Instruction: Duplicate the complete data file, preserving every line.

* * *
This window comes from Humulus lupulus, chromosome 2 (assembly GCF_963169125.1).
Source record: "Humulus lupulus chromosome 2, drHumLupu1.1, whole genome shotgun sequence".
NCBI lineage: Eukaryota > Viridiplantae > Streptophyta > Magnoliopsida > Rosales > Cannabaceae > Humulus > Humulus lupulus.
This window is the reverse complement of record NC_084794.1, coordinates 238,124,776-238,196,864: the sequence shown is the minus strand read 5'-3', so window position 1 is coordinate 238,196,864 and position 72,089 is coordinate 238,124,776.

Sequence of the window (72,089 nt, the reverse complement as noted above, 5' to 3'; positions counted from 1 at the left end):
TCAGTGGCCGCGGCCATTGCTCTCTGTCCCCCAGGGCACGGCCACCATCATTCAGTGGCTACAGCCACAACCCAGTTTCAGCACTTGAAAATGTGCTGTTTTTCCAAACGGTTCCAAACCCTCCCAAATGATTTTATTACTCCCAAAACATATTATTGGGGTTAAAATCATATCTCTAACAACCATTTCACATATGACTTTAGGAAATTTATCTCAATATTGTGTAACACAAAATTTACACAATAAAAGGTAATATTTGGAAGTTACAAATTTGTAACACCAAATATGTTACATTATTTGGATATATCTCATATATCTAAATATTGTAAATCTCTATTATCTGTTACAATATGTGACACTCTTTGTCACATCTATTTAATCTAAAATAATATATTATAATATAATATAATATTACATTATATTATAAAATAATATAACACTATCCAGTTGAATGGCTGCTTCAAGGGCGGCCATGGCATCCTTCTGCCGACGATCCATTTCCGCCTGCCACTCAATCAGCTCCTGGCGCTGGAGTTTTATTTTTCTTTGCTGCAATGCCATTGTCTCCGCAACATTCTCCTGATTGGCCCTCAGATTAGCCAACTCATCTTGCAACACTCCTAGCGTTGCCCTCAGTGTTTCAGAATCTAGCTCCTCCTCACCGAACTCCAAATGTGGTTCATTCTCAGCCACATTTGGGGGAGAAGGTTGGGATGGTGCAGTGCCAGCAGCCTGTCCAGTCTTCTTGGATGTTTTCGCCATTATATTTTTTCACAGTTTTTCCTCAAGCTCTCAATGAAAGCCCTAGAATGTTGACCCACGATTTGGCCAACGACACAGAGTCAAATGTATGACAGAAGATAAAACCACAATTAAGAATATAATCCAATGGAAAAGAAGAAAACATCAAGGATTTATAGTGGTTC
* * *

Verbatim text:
This window comes from Humulus lupulus, chromosome 2 (assembly GCF_963169125.1).
Source record: "Humulus lupulus chromosome 2, drHumLupu1.1, whole genome shotgun sequence".
NCBI lineage: Eukaryota > Viridiplantae > Streptophyta > Magnoliopsida > Rosales > Cannabaceae > Humulus > Humulus lupulus.
This window is the reverse complement of record NC_084794.1, coordinates 238,124,776-238,196,864: the sequence shown is the minus strand read 5'-3', so window position 1 is coordinate 238,196,864 and position 72,089 is coordinate 238,124,776.

Sequence of the window (72,089 nt, the reverse complement as noted above, 5' to 3'; positions counted from 1 at the left end):
TCAGTGGCCGCGGCCATTGCTCTCTGTCCCCCAGGGCACGGCCACCATCATTCAGTGGCTACAGCCACAACCCAGTTTCAGCACTTGAAAATGTGCTGTTTTTCCAAACGGTTCCAAACCCTCCCAAATGATTTTATTACTCCCAAAACATATTATTGGGGTTAAAATCATATCTCTAACAACCATTTCACATATGACTTTAGGAAATTTATCTCAATATTGTGTAACACAAAATTTACACAATAAAAGGTAATATTTGGAAGTTACAAATTTGTAACACCAAATATGTTACATTATTTGGATATATCTCATATATCTAAATATTGTAAATCTCTATTATCTGTTACAATATGTGACACTCTTTGTCACATCTATTTAATCTAAAATAATATATTATAATATAATATAATATTACATTATATTATAAAATAATATAACACTATCCAGTTGAATGGCTGCTTCAAGGGCGGCCATGGCATCCTTCTGCCGACGATCCATTTCCGCCTGCCACTCAATCAGCTCCTGGCGCTGGAGTTTTATTTTTCTTTGCTGCAATGCCATTGTCTCCGCAACATTCTCCTGATTGGCCCTCAGATTAGCCAACTCATCTTGCAACACTCCTAGCGTTGCCCTCAGTGTTTCAGAATCTAGCTCCTCCTCACCGAACTCCAAATGTGGTTCATTCTCAGCCACATTTGGGGGAGAAGGTTGGGATGGTGCAGTGCCAGCAGCCTGTCCAGTCTTCTTGGATGTTTTCGCCATTATATTTTTTCACAGTTTTTCCTCAAGCTCTCAATGAAAGCCCTAGAATGTTGACCCACGATTTGGCCAACGACACAGAGTCAAATGTATGACAGAAGATAAAACCACAATTAAGAATATAATCCAATGGAAAAGAAGAAAACATCAAGGATTTATAGTGGTTC